Recent Articles and Book Chapters

“Teaching Adolescent Film: A Cultural-Historical Activity Theory Approach.”  Options for Teaching YA Literature, edited by Mike Cadden, Roberta Seelinger Trites, and Karen Coats, MLA, forthcoming Spring 2020.

My chapter builds from cultural-historical activity theory (CHAT) to demonstrate how teachers might help students conceptualize the contextual and material factors inherent to the production of adolescent film adaptations.  I posit that a CHAT approach to YA film pedagogy encourages students to consider the context and materiality of their own textual productions in a similar way, utilizing a meta-analysis of literate activity to achieve two key goals:  developing both greater understanding of adolescent film adaptation practices and the ability to more proficiently write about these texts in purposeful ways.

“Power, Prejudice, Predators, and Pets:  Race and Representation in Animated Animal Films.” The Palgrave Handbook of Children’s Film and Television, edited by Casie Hermansson and Janet Zepernick, Palgrave, 2019, pp. 345-64.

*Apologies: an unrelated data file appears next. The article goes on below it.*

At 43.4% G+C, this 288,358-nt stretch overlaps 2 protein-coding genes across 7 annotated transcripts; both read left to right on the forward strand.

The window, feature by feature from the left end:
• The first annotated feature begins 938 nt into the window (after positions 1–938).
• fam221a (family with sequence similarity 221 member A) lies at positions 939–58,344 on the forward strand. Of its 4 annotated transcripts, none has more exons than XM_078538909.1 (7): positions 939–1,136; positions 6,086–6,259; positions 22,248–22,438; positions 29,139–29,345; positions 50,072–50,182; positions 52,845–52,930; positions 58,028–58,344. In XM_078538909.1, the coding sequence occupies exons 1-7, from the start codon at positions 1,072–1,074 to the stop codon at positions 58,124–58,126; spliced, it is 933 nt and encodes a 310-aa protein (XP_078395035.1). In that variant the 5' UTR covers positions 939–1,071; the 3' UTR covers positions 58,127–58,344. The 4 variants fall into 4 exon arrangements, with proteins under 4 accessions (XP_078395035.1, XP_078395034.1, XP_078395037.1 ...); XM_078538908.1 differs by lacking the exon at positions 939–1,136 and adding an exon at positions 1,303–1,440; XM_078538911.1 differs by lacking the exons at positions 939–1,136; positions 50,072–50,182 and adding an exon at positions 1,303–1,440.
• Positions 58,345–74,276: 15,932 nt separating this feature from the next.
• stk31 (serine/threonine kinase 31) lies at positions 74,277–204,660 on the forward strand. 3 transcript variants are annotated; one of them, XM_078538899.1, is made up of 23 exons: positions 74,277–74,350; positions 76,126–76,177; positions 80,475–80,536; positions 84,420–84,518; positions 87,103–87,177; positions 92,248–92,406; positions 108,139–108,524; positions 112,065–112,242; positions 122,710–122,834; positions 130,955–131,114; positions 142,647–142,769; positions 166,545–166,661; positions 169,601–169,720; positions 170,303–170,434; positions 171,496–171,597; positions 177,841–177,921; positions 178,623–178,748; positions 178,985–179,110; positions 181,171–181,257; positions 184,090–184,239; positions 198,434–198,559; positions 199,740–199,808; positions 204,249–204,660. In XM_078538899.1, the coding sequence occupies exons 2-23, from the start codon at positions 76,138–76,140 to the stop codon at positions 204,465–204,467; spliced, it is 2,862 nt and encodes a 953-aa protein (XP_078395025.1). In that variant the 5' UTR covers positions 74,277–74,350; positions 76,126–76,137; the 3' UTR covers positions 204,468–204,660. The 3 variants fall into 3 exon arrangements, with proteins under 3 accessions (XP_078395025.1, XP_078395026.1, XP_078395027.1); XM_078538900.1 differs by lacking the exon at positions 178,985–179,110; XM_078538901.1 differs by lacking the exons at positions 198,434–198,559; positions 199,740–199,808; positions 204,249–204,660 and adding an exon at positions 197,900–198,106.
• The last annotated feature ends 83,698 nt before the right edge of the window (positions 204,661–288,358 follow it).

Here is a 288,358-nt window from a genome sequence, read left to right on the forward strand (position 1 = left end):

My chapter explores contemporary trends and discourses surrounding portrayals of animals in children’s animated film.  Building from a brief examination of the preponderance of problematic depictions in Disney animal movies, I use Zootopia (2016) to suggest that this trend may not only reflect a discomfort with the concept of representing non-white individuals in children’s film, but also leads to problematically ambiguous messages about institutions of power that act as the basis for prejudice.  I then draw on two additional films produced the same year—The Secret Life of Pets and Kubo and the Two Strings—to consider animated animal portrayals alongside cultural, political, and ideological discourses related to power, privilege, and representation, interrogating the challenges and complexities of intertwining animated anthropomorphism and cultural representation.